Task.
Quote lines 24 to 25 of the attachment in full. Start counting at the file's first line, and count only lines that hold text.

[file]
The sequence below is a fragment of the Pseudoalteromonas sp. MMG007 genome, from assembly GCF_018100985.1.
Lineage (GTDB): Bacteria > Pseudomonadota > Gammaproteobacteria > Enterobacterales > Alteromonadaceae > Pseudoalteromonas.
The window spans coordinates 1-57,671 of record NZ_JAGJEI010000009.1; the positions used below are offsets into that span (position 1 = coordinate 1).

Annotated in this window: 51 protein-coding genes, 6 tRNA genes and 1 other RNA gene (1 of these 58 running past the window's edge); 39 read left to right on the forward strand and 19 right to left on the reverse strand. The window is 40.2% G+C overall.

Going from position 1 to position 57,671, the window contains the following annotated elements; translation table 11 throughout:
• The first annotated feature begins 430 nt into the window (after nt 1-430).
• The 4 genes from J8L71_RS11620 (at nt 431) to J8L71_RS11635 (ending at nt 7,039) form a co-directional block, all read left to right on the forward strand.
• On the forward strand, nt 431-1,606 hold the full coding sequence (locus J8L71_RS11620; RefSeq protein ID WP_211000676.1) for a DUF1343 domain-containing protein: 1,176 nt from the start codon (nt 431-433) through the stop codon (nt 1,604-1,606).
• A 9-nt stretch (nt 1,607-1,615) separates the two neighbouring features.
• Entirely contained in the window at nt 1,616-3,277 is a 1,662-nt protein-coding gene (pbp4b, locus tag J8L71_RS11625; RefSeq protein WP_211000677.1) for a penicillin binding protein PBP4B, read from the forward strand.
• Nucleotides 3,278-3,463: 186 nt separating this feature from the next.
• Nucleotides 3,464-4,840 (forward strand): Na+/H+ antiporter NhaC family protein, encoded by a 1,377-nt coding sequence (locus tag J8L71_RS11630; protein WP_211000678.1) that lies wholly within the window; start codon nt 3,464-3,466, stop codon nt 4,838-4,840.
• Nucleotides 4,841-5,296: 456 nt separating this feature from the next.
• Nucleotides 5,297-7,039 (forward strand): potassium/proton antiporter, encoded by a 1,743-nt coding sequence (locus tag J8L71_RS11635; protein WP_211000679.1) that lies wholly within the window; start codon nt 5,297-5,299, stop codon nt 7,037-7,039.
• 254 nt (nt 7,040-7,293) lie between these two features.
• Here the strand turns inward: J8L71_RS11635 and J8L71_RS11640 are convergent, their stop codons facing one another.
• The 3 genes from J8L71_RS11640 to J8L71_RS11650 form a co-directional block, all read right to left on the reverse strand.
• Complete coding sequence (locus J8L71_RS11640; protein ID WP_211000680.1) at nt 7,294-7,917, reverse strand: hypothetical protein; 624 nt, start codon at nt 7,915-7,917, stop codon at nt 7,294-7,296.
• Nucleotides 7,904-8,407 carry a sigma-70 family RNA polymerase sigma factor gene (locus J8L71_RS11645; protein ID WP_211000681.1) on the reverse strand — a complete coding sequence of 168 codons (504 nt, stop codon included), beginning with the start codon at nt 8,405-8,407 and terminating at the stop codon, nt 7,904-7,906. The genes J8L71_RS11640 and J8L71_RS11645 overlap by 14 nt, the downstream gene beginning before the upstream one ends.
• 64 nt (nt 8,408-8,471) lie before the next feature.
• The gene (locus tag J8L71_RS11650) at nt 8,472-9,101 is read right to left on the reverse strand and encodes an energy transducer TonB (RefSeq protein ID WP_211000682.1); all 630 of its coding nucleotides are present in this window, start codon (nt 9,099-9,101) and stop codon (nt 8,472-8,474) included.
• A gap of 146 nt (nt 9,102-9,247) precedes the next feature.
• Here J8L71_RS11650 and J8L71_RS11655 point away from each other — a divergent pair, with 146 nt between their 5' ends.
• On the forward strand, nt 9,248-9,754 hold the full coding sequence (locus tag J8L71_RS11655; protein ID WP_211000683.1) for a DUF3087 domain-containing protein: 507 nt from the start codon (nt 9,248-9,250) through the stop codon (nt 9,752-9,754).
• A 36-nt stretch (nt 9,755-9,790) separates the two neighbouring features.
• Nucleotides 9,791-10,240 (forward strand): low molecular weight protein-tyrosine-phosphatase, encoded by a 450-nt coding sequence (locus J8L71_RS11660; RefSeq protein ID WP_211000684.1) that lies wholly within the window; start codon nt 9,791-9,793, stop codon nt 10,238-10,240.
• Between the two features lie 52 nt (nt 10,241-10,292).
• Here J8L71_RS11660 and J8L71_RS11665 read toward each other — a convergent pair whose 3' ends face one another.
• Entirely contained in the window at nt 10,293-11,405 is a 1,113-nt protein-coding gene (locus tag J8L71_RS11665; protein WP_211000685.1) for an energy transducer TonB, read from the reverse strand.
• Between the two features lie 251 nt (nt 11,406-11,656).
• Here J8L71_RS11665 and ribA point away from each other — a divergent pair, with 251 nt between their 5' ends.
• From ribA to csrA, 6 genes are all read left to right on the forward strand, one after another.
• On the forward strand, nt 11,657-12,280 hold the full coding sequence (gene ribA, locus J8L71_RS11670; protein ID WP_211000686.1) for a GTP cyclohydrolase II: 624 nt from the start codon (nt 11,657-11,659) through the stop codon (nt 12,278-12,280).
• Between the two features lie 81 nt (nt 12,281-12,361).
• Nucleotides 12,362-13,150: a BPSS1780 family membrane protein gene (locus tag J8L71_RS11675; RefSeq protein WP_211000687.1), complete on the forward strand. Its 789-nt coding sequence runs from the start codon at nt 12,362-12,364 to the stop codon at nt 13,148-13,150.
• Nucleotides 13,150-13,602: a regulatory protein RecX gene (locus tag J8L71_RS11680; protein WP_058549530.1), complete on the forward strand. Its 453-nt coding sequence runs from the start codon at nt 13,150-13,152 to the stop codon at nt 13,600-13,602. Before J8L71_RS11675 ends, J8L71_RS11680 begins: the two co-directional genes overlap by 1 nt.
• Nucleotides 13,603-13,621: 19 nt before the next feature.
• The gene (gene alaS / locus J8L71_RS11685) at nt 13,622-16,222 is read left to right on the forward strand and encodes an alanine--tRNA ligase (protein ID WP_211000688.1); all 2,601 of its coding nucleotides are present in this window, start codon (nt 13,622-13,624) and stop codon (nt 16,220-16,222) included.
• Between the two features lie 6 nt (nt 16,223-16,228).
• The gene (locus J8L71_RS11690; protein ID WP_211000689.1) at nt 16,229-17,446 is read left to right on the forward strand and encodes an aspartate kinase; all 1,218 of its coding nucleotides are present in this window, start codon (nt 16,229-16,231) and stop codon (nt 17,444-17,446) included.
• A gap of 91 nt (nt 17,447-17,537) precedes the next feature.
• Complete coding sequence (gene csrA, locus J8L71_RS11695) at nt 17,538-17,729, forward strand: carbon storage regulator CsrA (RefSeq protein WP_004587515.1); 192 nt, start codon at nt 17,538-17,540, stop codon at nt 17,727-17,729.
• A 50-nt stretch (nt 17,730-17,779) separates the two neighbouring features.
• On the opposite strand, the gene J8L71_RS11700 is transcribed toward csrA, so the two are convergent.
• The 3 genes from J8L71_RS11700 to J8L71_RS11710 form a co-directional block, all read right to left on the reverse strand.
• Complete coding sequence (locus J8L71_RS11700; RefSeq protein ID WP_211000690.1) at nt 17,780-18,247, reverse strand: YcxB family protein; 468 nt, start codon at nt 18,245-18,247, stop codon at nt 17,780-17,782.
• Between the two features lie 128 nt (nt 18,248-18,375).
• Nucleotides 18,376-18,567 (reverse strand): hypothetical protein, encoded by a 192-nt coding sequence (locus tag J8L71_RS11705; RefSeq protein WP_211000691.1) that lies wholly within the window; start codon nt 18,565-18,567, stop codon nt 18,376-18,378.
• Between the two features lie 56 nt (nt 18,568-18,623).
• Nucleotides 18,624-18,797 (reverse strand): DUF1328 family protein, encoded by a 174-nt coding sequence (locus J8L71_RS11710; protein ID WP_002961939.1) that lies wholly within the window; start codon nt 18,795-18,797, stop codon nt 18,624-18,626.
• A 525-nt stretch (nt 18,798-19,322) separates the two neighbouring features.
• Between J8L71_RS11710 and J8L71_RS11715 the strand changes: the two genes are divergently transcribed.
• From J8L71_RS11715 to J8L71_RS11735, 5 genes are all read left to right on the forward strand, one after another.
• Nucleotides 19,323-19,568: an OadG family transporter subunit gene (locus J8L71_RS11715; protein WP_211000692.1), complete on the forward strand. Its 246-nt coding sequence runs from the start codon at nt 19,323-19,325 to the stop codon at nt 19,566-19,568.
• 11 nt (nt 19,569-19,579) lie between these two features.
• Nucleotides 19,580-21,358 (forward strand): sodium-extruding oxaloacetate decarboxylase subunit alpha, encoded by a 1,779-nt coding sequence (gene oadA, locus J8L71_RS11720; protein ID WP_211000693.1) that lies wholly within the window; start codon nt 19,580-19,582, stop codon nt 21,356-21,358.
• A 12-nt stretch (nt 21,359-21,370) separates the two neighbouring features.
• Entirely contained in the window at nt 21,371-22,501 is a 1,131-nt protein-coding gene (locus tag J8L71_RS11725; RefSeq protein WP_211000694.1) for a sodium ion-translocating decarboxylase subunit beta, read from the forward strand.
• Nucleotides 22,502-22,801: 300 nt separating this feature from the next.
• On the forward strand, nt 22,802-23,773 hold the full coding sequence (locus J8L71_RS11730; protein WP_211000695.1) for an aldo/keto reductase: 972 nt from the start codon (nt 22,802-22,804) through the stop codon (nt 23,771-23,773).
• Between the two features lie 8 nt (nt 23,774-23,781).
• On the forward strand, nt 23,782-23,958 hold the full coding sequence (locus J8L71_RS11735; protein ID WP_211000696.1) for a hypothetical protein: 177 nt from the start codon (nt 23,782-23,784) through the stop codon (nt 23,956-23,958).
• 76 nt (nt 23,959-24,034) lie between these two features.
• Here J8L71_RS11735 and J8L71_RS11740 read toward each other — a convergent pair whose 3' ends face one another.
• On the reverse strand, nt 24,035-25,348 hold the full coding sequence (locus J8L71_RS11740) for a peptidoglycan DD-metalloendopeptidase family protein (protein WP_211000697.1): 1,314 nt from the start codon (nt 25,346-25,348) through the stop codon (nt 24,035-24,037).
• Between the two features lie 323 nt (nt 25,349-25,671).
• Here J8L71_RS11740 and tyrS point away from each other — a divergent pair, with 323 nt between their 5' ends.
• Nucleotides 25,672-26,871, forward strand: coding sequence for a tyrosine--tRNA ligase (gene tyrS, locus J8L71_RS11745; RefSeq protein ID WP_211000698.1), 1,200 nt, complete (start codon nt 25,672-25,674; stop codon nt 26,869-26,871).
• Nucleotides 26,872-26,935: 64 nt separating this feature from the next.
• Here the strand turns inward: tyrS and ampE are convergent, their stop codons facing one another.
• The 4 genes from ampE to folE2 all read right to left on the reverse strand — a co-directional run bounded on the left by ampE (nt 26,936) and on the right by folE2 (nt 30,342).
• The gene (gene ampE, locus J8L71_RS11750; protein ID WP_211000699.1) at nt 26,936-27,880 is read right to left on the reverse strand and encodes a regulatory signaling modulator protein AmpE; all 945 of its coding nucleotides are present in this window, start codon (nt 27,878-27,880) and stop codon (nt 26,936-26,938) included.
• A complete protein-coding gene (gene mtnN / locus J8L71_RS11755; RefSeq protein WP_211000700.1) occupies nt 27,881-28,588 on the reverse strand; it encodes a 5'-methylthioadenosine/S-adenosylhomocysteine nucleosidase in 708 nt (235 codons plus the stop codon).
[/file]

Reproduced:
• On the forward strand, nt 9,248-9,754 hold the full coding sequence (locus tag J8L71_RS11655; protein ID WP_211000683.1) for a DUF3087 domain-containing protein: 507 nt from the start codon (nt 9,248-9,250) through the stop codon (nt 9,752-9,754).
• A 36-nt stretch (nt 9,755-9,790) separates the two neighbouring features.